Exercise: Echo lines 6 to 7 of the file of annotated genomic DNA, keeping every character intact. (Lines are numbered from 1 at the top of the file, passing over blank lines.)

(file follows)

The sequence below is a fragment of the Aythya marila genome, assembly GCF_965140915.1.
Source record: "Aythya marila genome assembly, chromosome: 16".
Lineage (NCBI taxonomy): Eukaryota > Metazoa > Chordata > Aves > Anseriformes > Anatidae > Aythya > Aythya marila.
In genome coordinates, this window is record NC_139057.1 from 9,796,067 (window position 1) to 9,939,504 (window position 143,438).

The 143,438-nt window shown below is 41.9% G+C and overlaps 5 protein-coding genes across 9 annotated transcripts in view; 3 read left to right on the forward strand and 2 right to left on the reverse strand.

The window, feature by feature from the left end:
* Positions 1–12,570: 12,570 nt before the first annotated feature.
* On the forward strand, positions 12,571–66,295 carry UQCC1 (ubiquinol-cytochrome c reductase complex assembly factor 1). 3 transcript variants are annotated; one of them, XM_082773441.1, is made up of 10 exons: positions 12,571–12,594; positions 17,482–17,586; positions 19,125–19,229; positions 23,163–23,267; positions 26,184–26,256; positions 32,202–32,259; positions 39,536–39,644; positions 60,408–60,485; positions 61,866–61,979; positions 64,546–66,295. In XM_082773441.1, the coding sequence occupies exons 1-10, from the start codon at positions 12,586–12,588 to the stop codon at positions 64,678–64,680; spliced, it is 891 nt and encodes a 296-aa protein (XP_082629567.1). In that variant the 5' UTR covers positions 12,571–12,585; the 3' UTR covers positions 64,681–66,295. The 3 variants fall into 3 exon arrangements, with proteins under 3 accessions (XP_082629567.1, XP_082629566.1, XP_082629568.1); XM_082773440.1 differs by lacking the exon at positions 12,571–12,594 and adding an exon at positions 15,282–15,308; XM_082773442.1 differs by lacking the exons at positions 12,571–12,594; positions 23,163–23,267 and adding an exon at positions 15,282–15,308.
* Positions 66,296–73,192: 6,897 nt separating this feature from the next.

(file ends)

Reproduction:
The window, feature by feature from the left end:
* Positions 1–12,570: 12,570 nt before the first annotated feature.